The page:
Parasites - (not for the squeamish)

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Regular Member

Date Joined Jun 2006
Total Posts : 145
   Posted 2/28/2008 9:24 PM (GMT -6)   
My 8-yr old daughter with reflux is having her stool evaluated - they checked "giardia/cryptosporidium" on the lab request.  She has to poop in a plastic bowl-like thing that sits on the toilet.  Tonight, as I was making dinner, she brought the bowl down, all excited - "There it is, that worm that I told you about!" and sure enough, there was this thin white thing almost half an inch long.  It wasn't moving, and because I was in the middle of making dinner, I thought I could wait to scoop it up and put it in the specimen jar.  Well, 10 minutes later it had disappeared!  It definitely was not giardia because that is not visible to the naked eye. 
Question:  1) has anyone had their stool evaluated; and 2) how many samples did they require? 
With so much of our food being produced abroad, is it possible sufferers of GERD have a parasite? 

Regular Member

Date Joined Jan 2008
Total Posts : 285
   Posted 2/28/2008 11:15 PM (GMT -6)   
A couple of years ago I had terrible intestinal pain and diarrhea for about two months. I was convinced I had picked up some sort of parasite or infection. (Not a worm....just some sort of bug...) Anyhow, I did the sample was so embarrassing. The results took over a week as they had to grow cultures. They finally told me everything came back normal. The diarrhea slowly went away and has not returned. I have no idea what caused it or what was going on.

Hope your daughter feels better:)

Regular Member

Date Joined Oct 2007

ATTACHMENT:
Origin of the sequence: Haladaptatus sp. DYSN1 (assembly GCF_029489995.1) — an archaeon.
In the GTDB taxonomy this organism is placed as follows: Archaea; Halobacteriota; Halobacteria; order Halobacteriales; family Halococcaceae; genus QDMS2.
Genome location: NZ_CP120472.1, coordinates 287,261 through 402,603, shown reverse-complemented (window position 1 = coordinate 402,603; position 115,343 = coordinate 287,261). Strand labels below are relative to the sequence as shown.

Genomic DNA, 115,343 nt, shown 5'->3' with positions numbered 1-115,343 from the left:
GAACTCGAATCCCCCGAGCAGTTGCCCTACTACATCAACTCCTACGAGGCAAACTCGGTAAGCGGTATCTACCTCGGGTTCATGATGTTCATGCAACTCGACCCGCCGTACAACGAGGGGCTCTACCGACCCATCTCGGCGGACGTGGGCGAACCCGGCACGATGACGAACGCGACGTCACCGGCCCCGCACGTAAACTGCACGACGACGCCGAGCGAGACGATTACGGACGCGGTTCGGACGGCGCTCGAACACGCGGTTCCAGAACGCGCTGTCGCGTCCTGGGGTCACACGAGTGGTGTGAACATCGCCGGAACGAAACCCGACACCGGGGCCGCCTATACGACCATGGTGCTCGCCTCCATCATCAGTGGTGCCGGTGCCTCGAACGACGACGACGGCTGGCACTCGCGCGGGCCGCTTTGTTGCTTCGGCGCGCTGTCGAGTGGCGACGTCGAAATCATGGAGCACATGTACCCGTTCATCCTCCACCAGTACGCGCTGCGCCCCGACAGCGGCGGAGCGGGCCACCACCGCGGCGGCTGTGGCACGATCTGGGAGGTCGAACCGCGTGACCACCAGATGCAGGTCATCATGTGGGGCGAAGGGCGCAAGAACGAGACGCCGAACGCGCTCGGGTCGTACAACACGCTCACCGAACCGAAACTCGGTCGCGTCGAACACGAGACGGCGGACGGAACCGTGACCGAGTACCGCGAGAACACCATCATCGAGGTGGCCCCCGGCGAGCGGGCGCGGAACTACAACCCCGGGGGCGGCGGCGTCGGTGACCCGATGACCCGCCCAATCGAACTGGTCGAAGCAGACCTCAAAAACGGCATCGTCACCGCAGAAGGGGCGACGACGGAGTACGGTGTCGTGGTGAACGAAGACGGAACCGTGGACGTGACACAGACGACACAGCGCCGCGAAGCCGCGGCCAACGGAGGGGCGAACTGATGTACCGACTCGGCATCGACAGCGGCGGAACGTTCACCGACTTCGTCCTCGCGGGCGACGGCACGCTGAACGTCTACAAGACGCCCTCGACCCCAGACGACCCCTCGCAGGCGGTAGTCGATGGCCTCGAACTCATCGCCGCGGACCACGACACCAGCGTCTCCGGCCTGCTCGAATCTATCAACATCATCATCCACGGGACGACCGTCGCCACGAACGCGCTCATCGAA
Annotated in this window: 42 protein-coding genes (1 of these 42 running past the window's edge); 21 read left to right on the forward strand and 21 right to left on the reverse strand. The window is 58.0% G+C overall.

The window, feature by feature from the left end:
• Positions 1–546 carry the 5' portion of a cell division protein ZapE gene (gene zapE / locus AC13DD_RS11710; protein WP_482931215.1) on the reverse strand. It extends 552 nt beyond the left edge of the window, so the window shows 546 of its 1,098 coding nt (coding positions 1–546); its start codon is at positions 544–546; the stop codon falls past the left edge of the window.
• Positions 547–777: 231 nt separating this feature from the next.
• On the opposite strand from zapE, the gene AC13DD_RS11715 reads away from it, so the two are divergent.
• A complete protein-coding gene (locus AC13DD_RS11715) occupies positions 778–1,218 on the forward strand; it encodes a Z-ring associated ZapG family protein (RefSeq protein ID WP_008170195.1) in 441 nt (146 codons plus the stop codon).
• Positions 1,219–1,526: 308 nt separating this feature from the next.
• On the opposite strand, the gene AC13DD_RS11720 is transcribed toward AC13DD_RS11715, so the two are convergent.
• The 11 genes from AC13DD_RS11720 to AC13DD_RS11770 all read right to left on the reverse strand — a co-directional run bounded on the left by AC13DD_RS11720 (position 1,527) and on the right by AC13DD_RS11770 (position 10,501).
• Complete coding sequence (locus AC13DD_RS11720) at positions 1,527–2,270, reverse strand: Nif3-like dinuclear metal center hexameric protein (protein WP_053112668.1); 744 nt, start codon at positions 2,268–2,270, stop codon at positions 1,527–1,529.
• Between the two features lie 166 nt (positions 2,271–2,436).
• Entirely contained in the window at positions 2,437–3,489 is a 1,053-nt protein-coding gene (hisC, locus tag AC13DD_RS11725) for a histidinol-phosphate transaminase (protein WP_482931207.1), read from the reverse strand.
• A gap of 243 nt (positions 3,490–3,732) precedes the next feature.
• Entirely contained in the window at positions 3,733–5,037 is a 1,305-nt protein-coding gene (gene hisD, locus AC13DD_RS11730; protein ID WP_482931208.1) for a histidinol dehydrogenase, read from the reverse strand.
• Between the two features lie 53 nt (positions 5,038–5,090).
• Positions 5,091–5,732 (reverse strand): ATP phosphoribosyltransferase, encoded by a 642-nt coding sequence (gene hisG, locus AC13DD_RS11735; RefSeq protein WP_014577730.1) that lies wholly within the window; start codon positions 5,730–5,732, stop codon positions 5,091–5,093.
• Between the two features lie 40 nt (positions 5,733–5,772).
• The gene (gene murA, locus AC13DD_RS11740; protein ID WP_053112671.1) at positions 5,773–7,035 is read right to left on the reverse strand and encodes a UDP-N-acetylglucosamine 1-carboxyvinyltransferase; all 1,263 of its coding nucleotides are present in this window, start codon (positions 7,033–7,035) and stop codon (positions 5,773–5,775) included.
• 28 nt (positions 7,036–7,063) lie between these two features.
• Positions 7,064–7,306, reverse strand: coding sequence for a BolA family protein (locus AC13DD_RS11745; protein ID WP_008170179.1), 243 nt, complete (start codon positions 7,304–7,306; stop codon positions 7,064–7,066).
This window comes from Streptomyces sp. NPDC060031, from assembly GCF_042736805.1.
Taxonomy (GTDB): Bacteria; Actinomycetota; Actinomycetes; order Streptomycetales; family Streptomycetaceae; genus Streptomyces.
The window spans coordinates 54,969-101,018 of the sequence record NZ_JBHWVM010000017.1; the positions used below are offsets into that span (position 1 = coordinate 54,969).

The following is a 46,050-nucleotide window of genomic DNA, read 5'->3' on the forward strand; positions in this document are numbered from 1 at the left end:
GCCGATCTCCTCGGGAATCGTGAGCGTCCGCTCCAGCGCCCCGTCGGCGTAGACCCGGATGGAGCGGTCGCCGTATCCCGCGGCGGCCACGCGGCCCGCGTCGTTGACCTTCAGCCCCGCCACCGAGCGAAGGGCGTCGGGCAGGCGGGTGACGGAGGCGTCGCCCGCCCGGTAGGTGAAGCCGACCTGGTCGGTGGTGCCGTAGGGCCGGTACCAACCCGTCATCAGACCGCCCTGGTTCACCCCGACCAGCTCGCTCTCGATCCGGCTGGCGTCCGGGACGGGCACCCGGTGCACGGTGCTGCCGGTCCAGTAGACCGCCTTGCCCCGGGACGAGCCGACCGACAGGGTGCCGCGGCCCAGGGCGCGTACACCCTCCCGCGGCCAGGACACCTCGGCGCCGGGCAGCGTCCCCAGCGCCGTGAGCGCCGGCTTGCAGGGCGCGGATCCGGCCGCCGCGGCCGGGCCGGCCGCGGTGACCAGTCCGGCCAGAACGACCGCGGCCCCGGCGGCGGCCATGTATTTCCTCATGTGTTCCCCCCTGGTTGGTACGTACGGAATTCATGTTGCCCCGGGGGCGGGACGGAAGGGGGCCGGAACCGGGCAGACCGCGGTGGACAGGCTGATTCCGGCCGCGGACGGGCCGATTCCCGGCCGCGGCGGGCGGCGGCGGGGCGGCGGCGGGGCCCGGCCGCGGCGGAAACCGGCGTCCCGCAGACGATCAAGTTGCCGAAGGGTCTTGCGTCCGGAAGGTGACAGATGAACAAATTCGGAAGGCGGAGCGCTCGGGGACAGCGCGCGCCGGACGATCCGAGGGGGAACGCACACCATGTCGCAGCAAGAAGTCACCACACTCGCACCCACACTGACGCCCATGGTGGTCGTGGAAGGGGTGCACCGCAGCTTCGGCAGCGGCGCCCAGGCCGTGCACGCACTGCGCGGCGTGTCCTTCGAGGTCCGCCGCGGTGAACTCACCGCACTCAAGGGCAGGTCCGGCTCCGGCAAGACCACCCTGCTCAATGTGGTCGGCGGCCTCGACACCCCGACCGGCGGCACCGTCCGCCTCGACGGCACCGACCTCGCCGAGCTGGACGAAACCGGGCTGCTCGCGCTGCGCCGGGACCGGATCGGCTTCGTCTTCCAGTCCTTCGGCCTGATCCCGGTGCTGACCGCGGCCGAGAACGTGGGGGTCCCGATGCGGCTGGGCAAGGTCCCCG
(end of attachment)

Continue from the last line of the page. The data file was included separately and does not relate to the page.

Total Posts : 183
   Posted 2/29/2008 11:18 AM (GMT -6)   
It sounds like your daughter has pin worms. Pin worms and GERD are two separate problems; it just so happens your daughter has GERD and may have pin worms, too. Here's some info regarding pin worms.

Pinworms are small, white worms that live in the intestines. Pinworm infections are common in young children and are easily treated.

If your child is infected with pinworms, you may notice him or her moving around a lot in bed at night or being unable to sleep because of an itchy bottom. The itching is caused by the female pinworm that comes out of the rectum to lay eggs around the anus (the opening to the rectum). Sometimes tiny white worms (shorter than 1/2 inch) may be seen on the child's bottom at night or they may show up in the child's bowel movement.

Pinworms are easy to get. Pinworms are usually spread from child to child, and the eggs can be picked up on children's fingers when they are playing. Eggs can stay or your child's skin for several hours. They can survive for 2 weeks on clothes, bedding and toys. If the eggs are on your child's hands or toys, and your child puts their fingers or toys in their mouth, the tiny eggs can enter their bodies. The eggs stay in the upper part of the intestine until they hatch. After they hatch, the worms move down the length of the intestine, and then out the anus where they lay eggs.

When children scratch their itchy bottoms, the tiny eggs can get under their fingernails. As the children move around the house, the eggs may be spread, and other family members may become infected. Sometimes adults breathe in the eggs when the bed covers are shaken. However, this is very uncommon. Children easily infect each other while they are playing and by not thoroughly washing their hands before eating. Pets do not spread pinworms, although they may carry their own kinds of worms.
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